Origin: Roeselare, Oost-Vlaanderen
Beer writers and experts tend to have different drinking habits from ordinary beer drinkers. To keep ourselves well informed and authoritative, we’re usually tasting beers we haven’t tried before, and find ourselves passing on the popular and familiar by. In contrast, while the number of discerning consumers prepared to experiment is growing, most people still turn to established favourites as their fall back position without the compulsion of novelty.
Of course all beer writers worth their salt have tasted the revered classics and style-defining benchmarks – but it might have been years ago, when they were honing their skills and expertise by ticking their way through Michael Jackson books. It’s a tendency I’m now trying to balance out, making a conscious effort to return with the benefit of experience to the sort of beers that sent me out on this adventure in the first place.
So it was that when on a pub review visit to Belgique Bistro, a Belgian-themed tea room and bar in the unlikely location of leafy Wanstead, last summer, I siezed the opportunity to revisit Rodenbach Grand Cru, one of the beers I used to consider a touchstone of my enthusiasm.
Rodenbach is the most prominent surviving producer of Flemish oud bruin, sometimes known in English, following Jackson, as sour red ale. The brewery’s base beer is made with Vienna malt added to the grist, which partly explains the reddish hue, and also contains a proportion of corn grits and sugar. The last time I saw the hop varieties listed they included German Brewers Gold and Kent Goldings.
It’s what happens after mashing and boiling, though, that’s most interesting. The wort is fermented with a multistrain yeast which includes lactic microorganisms contributing a lightly sour taste. It’s then matured for up to two years in a hall full of 300 giant wooden vats known as foeders, made of Slavonian oak from Poland.
These vessels vary in capacity from 12,000l to 65,000l and some of them are more than 150 years old. Each one has its own resident menagerie of microflora that adds still more complexity to the beer, including funky wild yeast notes of the sort that only appear during long maturation, which also deepens the colour still further.
To create the final product, old and young beers from various selected foeders are blended together – the standard Rodenbach uses a 50:50 mix but the more intense, and stronger, Grand Cru includes two thirds of older beer. Bottles and kegs are then flash pasteurised and sent out brewery conditioned, though some vintage specials of mature beer from individual foeders have been bottle conditioned.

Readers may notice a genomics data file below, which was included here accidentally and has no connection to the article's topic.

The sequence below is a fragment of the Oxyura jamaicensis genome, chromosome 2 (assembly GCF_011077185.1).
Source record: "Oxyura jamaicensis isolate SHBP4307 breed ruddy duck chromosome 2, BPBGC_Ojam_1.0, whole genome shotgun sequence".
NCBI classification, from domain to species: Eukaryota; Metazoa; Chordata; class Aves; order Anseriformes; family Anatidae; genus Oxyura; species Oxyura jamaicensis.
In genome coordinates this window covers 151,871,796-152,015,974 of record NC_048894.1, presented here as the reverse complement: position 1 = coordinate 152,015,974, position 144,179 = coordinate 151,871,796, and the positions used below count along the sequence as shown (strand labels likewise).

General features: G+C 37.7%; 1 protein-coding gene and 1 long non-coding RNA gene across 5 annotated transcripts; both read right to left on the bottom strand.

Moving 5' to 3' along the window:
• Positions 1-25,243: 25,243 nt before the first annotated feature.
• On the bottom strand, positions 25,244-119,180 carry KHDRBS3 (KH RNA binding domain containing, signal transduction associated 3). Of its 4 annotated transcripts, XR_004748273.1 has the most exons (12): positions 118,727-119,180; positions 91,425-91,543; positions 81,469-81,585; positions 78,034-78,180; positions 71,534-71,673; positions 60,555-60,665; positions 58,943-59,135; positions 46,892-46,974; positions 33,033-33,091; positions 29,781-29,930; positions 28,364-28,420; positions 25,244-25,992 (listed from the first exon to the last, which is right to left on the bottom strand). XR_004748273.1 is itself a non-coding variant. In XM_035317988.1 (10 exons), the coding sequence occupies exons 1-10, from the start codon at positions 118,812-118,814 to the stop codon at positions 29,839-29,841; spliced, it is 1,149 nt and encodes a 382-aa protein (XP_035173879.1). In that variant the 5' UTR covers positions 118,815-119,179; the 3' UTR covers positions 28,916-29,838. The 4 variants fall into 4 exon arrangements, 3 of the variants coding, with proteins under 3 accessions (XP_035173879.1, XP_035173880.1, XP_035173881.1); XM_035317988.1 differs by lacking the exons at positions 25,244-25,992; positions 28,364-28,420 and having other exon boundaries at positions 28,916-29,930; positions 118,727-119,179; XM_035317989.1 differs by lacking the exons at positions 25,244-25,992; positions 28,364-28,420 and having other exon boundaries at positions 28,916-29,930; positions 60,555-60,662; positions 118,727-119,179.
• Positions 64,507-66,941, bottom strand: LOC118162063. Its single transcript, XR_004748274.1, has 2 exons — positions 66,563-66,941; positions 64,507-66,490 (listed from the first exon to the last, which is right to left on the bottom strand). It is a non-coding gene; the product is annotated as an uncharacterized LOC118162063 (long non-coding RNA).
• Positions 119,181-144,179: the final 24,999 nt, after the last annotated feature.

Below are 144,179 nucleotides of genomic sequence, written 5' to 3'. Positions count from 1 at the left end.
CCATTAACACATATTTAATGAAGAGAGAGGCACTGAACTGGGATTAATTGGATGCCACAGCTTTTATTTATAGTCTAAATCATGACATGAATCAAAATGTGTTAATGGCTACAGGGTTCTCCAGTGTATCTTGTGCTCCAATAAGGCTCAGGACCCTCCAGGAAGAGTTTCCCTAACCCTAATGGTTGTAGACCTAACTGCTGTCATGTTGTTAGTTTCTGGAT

Brewery historians will instantly recognise the similarities between Rodenbach’s production and classic 18th century London porter brewing, even down to the blending of ‘stale’ and ‘mild’ beers – and to the production of old and stock ales that just about clings on in England at, of all places, Greene King (see Old 5X).
The Rodenbach family, originally from Koblenz in Germany, first got involved in brewing in Roeselare in 1832, and it’s sometimes said that one of the family, Eugene Rodenbach, learned the techniques in eastern England in the 1880s. However, brewing has been a relatively international occupation at least since it first became a large scale industry, and brewers often independently evolved similar responses to similar challenges, such as keeping beer reliably consistent and palatable without refrigeration and microbiological science to help.
Whatever the truth, Rodenbach today is something of a brewing heritage treasure. In 1998 it was bought by Belgian national brewer Palm and there were intial concerns this might spell the beginning of the end for its unique products, but in fact the parent company has invested and now proudly promotes the beer as a revered regional speciality.
Opening my Grand Cru, I rediscovered a deep chestnut brown beer with a reddish tinge, and a light beige head that left soft lace on the glass. The aroma was immediately familiar and distinctive – sharp with orange citrus and balsamic qualities, and a hint of minerals and iron, the latter leading on to a suggestion of blood.
The palate was also intense and notably sour with a complex acidity layering very full fruity and chocolate notes. A refreshing swallow left a lightly acidic trace, with funky woody notes, more chocolate and a perfumed touch reminiscent of lemon and honey permeating a long finish.
The beer remains an enduring classic, and one I personally delight in, though it’s unarguably an acquired taste. When I presented it at a recent private beer tasting for a corporate client, it divided the room. Like lambic, it seems the keenest conventional beer drinkers are often the most challenged, while those who believe they don’t like beer can find it refreshing and beguiling.